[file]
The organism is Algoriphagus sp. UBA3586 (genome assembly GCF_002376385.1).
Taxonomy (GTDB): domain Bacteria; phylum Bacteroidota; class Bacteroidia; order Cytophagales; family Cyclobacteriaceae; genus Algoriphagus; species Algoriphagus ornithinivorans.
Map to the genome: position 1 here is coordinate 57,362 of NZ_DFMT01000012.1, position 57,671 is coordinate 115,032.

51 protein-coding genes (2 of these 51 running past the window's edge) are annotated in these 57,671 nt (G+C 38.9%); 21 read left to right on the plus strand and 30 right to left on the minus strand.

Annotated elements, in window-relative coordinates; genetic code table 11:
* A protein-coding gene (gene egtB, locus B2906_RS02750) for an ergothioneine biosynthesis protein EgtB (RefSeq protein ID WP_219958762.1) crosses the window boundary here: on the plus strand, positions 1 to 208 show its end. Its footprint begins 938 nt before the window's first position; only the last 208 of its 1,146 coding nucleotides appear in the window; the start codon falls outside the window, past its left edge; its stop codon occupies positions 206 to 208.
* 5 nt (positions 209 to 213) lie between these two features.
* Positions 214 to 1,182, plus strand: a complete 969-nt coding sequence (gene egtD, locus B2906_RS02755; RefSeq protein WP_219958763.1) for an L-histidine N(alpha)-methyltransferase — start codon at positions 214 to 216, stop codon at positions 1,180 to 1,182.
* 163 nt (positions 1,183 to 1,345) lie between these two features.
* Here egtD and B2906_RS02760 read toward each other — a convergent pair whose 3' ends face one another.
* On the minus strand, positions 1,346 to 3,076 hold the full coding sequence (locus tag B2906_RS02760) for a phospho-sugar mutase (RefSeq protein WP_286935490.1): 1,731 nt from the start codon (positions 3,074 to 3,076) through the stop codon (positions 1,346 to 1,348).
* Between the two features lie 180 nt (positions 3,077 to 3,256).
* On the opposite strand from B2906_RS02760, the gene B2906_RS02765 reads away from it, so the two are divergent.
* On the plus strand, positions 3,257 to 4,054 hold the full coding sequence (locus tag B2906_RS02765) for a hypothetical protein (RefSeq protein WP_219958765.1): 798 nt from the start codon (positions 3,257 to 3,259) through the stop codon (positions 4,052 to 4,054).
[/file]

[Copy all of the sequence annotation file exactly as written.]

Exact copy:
The organism is Algoriphagus sp. UBA3586 (genome assembly GCF_002376385.1).
Taxonomy (GTDB): domain Bacteria; phylum Bacteroidota; class Bacteroidia; order Cytophagales; family Cyclobacteriaceae; genus Algoriphagus; species Algoriphagus ornithinivorans.
Map to the genome: position 1 here is coordinate 57,362 of NZ_DFMT01000012.1, position 57,671 is coordinate 115,032.

51 protein-coding genes (2 of these 51 running past the window's edge) are annotated in these 57,671 nt (G+C 38.9%); 21 read left to right on the plus strand and 30 right to left on the minus strand.

Annotated elements, in window-relative coordinates; genetic code table 11:
* A protein-coding gene (gene egtB, locus B2906_RS02750) for an ergothioneine biosynthesis protein EgtB (RefSeq protein ID WP_219958762.1) crosses the window boundary here: on the plus strand, positions 1 to 208 show its end. Its footprint begins 938 nt before the window's first position; only the last 208 of its 1,146 coding nucleotides appear in the window; the start codon falls outside the window, past its left edge; its stop codon occupies positions 206 to 208.
* 5 nt (positions 209 to 213) lie between these two features.
* Positions 214 to 1,182, plus strand: a complete 969-nt coding sequence (gene egtD, locus B2906_RS02755; RefSeq protein WP_219958763.1) for an L-histidine N(alpha)-methyltransferase — start codon at positions 214 to 216, stop codon at positions 1,180 to 1,182.
* 163 nt (positions 1,183 to 1,345) lie between these two features.
* Here egtD and B2906_RS02760 read toward each other — a convergent pair whose 3' ends face one another.
* On the minus strand, positions 1,346 to 3,076 hold the full coding sequence (locus tag B2906_RS02760) for a phospho-sugar mutase (RefSeq protein WP_286935490.1): 1,731 nt from the start codon (positions 3,074 to 3,076) through the stop codon (positions 1,346 to 1,348).
* Between the two features lie 180 nt (positions 3,077 to 3,256).
* On the opposite strand from B2906_RS02760, the gene B2906_RS02765 reads away from it, so the two are divergent.
* On the plus strand, positions 3,257 to 4,054 hold the full coding sequence (locus tag B2906_RS02765) for a hypothetical protein (RefSeq protein WP_219958765.1): 798 nt from the start codon (positions 3,257 to 3,259) through the stop codon (positions 4,052 to 4,054).